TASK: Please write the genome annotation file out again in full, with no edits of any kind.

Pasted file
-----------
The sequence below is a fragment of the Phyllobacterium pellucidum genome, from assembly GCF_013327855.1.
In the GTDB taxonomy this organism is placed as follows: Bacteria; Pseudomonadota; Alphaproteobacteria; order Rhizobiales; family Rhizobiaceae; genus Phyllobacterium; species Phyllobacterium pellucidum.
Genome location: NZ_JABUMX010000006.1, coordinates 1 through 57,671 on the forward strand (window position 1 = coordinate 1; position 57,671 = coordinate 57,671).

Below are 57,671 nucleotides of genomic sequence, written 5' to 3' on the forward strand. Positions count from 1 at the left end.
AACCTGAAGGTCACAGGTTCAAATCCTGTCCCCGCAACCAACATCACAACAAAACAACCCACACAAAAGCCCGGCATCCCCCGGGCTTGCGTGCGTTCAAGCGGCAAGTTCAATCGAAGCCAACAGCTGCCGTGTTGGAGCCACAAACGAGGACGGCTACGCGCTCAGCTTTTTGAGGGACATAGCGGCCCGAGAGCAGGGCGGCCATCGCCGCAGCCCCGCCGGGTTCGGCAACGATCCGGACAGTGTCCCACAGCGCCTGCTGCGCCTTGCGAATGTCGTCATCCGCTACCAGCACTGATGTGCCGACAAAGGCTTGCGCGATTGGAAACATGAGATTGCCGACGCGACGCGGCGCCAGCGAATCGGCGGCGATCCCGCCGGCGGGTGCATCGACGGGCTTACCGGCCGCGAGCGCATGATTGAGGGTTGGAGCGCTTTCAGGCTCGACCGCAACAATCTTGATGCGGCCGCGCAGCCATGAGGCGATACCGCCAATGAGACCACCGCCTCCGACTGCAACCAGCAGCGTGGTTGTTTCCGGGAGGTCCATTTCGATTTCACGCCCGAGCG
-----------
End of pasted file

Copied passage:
The sequence below is a fragment of the Phyllobacterium pellucidum genome, from assembly GCF_013327855.1.
In the GTDB taxonomy this organism is placed as follows: Bacteria; Pseudomonadota; Alphaproteobacteria; order Rhizobiales; family Rhizobiaceae; genus Phyllobacterium; species Phyllobacterium pellucidum.
Genome location: NZ_JABUMX010000006.1, coordinates 1 through 57,671 on the forward strand (window position 1 = coordinate 1; position 57,671 = coordinate 57,671).

Below are 57,671 nucleotides of genomic sequence, written 5' to 3' on the forward strand. Positions count from 1 at the left end.
AACCTGAAGGTCACAGGTTCAAATCCTGTCCCCGCAACCAACATCACAACAAAACAACCCACACAAAAGCCCGGCATCCCCCGGGCTTGCGTGCGTTCAAGCGGCAAGTTCAATCGAAGCCAACAGCTGCCGTGTTGGAGCCACAAACGAGGACGGCTACGCGCTCAGCTTTTTGAGGGACATAGCGGCCCGAGAGCAGGGCGGCCATCGCCGCAGCCCCGCCGGGTTCGGCAACGATCCGGACAGTGTCCCACAGCGCCTGCTGCGCCTTGCGAATGTCGTCATCCGCTACCAGCACTGATGTGCCGACAAAGGCTTGCGCGATTGGAAACATGAGATTGCCGACGCGACGCGGCGCCAGCGAATCGGCGGCGATCCCGCCGGCGGGTGCATCGACGGGCTTACCGGCCGCGAGCGCATGATTGAGGGTTGGAGCGCTTTCAGGCTCGACCGCAACAATCTTGATGCGGCCGCGCAGCCATGAGGCGATACCGCCAATGAGACCACCGCCTCCGACTGCAACCAGCAGCGTGGTTGTTTCCGGGAGGTCCATTTCGATTTCACGCCCGAGCG